Choosing an electronic form of communication between the shareholders at the meeting will not release them from the obligation to record the shareholders’ meeting in the minutes book. Pursuant to Polish law, the minutes must acknowledge that the meeting has been correctly convened and that it could adopt resolutions, as well as specify the adopted resolutions, the number of votes cast in favor of each resolution and the objections raised. However, because the meeting is held using electronic means of communication, a relevant transcript from the audio/video communication must be prepared and attached to the minutes book, together with evidence of conveying the meeting and the list of shareholders using electronic means of communication. The only difference is that the legislator does not require the shareholders who attend the meeting electronically to sign the attendance list.

As the Amendment refers only to the electronic form of attending shareholders’ meetings, all of the terms and conditions of conveying the meeting, i.e., notifying the shareholders, must be fulfilled.

Further Digitalization of the National Court Register

From March 1, 2020, all motions filed with the National Court Register, together with all attached documents constituting the basis for entries in the register, will solely require the electronic form.  Consequently, rather than filing applications on paper, applicants will be obliged to submit the documents online using a qualified electronic signature or signature confirmed in ePuap. If documents are not filed in this manner, they will be deemed ineffective.

Another breakthrough change, following Amendment 2, is the opportunity to communicate electronically with the registry court, allowing information on the status of registry proceedings to be obtained online. In addition, any error in an application, with regard to missing documents, may be removed through electronic means of communication, significantly simplifying contact with the registry court, as well as accelerating registry proceedings.

Additionally, Amendment 2 established the Central Repository of Electronic Excerpts of the Notarial Deeds, maintained by the Polish National Council of Notaries. The repository will collect all excerpts and extracts from notarial deeds received from the notary after their execution. All documents in the form of a notarial deed, which have to be filed with the National Court Register, will be available online with no requirement to attach them on paper as a schedule to the submitted motion. The applicant will only be obliged to specify the number of electronic excerpts in its motion.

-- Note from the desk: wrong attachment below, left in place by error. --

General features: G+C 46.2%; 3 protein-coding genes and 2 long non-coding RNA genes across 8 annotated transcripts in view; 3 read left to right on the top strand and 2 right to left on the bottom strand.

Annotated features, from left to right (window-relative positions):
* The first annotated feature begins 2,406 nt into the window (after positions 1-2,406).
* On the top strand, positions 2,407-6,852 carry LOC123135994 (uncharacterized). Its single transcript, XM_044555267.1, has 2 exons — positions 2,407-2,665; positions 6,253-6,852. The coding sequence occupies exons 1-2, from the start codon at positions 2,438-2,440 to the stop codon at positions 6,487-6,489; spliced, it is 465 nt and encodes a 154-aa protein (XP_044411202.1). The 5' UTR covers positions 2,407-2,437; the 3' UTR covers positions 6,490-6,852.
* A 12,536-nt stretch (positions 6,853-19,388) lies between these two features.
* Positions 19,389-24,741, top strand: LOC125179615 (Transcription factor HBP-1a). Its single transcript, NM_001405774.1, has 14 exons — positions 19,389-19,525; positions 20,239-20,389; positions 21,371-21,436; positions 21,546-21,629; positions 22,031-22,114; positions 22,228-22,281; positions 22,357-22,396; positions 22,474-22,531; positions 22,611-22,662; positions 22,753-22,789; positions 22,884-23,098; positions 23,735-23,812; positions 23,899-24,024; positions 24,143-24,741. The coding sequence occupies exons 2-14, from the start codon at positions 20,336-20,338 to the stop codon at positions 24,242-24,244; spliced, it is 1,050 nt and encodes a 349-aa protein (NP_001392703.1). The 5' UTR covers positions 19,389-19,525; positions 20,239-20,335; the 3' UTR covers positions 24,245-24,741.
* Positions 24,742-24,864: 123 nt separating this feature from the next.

Since all motions will be submitted electronically, the register files of the entities entered in the registers of the National Court Register will also be available electronically. Pursuant to Amendment 2, register files of the entities entered in the registers of the National Court Register will be available online without any charges on a designated website. Currently, any individual interested in reviewing the files must order them several days in advance and visit the registry court afterwards.

The proposed amendments, in particular Amendment 2, will make operating companies and the entire registration proceedings much easier. Knowing the history of previous steps towards digitalization, we may expect certain “teething problems” at the beginning.

© Copyright 2019 Squire Patton Boggs (US) LLP

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About this Author

Marcin S. Wnukowski, Squire Patton, Warsaw, foreign investment matters lawyer, acquisition transactions attorney
Partner

Marcin Wnukowski focuses his practice on foreign investment matters and merger and acquisition transactions in Poland in a broad range of industries including pharmaceuticals, automotive, financial services, hotel and hospitality, and real estate. His clients include private equity firms and multinational investors. State aid and competition law approvals are among his core practice areas. He also serves as de facto outside general counsel to various clients in different industries.

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Karolina Łasowska Global Corporate Attorney Squire Patton Boggs Law Firm
Associate

Karolina Łasowska is a member of the firm’s Global Corporate Practice Group in Warsaw. She works on a wide range of corporate matters, specifically mergers and acquisitions, and corporate restructuring.